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Guess Who Obama Is Hitting Up for Money After Easing Immigration Rules for Tech Firms


"As Senator Sessions has asked, who does this administration represent?"

President Barack Obama is flanked by Secret Service agents as he arrives on Air Force One at Moffett Federal Airfield on Thursday, May 8, 2014, in Mountain View, Calif. (AP Photo/Marcio Jose Sanchez) AP Photo/Marcio Jose Sanchez

Just two days after the Obama administration said it would unilaterally ease immigration rules to help technology companies, President Barck Obama found himself at a California fundraiser, seeking campaign money from technology companies.

It's a tradeoff that seems to happen routinely in Washington — politicians often end up collecting money from people and companies they're trying to help.

President Barack Obama was in California late this week, in part to attend a Democratic fundraiser. (AP Photo/Marcio Jose Sanchez)

But Obama's decision to fundraise off the immigration move is of particular concern to some Republicans, since they see the immigration decision as one that helps foreign workers gain jobs over American citizens.

"This latest fundraising tour comes only days after the White House unilaterally moved to provide these companies with access to another 100,000 guest workers," said Stephen Miller, communications director for Senate Budget Committee ranking member Jeff Sessions (R-Ala.). "As Senator Sessions has asked, who does this administration represent?"

On Tuesday, the Obama administration's Department of Homeland Security announced a proposed rule that would authorize the U.S. employment of spouses of skilled, non-U.S. workers who are permitted to work in the country.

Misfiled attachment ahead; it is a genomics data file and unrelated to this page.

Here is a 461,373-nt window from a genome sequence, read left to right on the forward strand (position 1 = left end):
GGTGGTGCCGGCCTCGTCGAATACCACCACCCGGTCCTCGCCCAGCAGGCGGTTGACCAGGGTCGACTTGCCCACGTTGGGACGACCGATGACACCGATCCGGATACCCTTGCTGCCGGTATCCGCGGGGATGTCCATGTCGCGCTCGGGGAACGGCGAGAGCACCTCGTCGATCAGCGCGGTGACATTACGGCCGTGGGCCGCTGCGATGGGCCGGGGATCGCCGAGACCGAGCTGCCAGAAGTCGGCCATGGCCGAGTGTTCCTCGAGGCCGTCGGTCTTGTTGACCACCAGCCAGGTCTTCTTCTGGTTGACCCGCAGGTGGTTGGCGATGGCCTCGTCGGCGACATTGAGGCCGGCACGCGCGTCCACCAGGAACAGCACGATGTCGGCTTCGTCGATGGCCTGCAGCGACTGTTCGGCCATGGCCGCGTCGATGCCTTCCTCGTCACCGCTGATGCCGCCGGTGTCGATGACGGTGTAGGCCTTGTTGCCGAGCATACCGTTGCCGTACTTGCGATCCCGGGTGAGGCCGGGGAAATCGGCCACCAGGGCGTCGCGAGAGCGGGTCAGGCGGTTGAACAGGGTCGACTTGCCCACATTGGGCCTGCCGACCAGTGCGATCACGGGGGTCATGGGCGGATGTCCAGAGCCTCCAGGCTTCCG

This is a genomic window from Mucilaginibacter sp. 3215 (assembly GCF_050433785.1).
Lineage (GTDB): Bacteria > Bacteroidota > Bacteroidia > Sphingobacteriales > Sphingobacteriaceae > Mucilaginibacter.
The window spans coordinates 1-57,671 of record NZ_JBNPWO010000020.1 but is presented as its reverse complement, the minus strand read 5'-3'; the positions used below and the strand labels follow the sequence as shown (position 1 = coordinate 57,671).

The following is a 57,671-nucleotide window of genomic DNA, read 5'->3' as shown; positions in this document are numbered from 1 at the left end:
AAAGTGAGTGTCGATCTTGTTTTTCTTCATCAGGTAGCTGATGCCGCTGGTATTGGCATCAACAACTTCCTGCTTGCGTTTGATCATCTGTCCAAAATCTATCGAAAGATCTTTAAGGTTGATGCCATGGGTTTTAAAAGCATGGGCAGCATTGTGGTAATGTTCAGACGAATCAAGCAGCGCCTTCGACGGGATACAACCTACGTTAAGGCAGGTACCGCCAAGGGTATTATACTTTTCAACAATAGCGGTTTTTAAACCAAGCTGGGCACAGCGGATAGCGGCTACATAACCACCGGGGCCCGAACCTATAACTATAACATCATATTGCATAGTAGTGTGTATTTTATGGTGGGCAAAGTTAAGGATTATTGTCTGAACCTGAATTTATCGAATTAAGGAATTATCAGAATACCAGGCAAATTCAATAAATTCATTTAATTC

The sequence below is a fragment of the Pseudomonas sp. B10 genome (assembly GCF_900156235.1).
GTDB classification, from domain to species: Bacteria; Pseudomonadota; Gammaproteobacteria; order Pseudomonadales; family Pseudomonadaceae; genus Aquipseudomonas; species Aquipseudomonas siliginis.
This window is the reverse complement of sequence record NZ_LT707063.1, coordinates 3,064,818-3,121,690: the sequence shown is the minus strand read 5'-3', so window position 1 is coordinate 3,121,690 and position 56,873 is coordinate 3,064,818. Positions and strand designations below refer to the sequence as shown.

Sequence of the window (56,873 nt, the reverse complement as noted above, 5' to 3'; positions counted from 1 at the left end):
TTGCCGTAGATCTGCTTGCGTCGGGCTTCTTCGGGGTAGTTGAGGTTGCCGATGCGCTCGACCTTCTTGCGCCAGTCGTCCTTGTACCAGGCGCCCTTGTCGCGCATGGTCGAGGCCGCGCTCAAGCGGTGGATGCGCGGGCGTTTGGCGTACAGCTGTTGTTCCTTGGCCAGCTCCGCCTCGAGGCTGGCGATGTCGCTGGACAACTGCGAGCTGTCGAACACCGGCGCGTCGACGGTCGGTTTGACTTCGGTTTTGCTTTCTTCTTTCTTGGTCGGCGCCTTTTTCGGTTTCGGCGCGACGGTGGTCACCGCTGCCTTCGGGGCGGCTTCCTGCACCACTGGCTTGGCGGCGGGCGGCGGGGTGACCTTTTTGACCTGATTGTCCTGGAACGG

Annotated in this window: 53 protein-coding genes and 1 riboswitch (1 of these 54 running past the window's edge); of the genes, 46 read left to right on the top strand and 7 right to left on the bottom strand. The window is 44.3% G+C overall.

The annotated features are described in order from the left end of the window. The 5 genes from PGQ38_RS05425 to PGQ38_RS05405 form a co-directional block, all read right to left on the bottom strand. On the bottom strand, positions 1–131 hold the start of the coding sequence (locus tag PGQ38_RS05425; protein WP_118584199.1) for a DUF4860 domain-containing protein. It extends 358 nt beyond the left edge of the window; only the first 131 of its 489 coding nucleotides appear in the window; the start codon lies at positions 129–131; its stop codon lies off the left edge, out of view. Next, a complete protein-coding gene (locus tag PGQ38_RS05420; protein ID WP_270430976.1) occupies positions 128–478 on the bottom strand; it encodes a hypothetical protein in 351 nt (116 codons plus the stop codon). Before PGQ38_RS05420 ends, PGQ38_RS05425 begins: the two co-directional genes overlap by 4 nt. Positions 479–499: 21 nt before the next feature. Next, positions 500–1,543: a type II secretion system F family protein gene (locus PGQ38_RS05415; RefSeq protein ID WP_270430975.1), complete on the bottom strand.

DHS said that by making it possible for the spouses of these H-1B visa holders to work, it would be easier for the U.S. to retain the H-1B workers. "The proposed rules announced today provide important support to U.S. businesses while also supporting economic growth here in the U.S.," said Deputy Secretary Alejandro Mayorkas.

But Sessions blasted the proposal as one that could let close to 100,000 non-U.S. citizens take jobs that might otherwise go to U.S. citizens.

"It is good news for citizens in other countries who will be hired," he said. "But for struggling Americans, it will only reduce wages, lower job opportunities, and make it harder to scrape by."

After DHS made its announcement, Obama traveled to California for a Thursday fundraiser at the home of Qualcomm co-founder Irwin Jacobs. According to The Hill, tickets cost up to $34,000 to attend the event, which Obama used to again pitch immigration reform.

"A majority of American people think we should reform a broken immigration system that can help reduce our deficits, create more growth, create more innovation, and even as we are securing our borders and making sure we’re a nation of laws, we’re also reminding ourselves we’re a nation of immigrants," Obama said.

Miller said the DHS rule is just the latest example of how Obama is helping non-U.S. citizens over U.S. citizens. He noted that the White House's proposed immigration bill would expand guest worker visas, even though there are plenty of American workers trained in the STEM fields — science, technology, engineering and math.

"We graduate twice as many STEM-trained American students each year as there are STEM openings to fill," Miller said.

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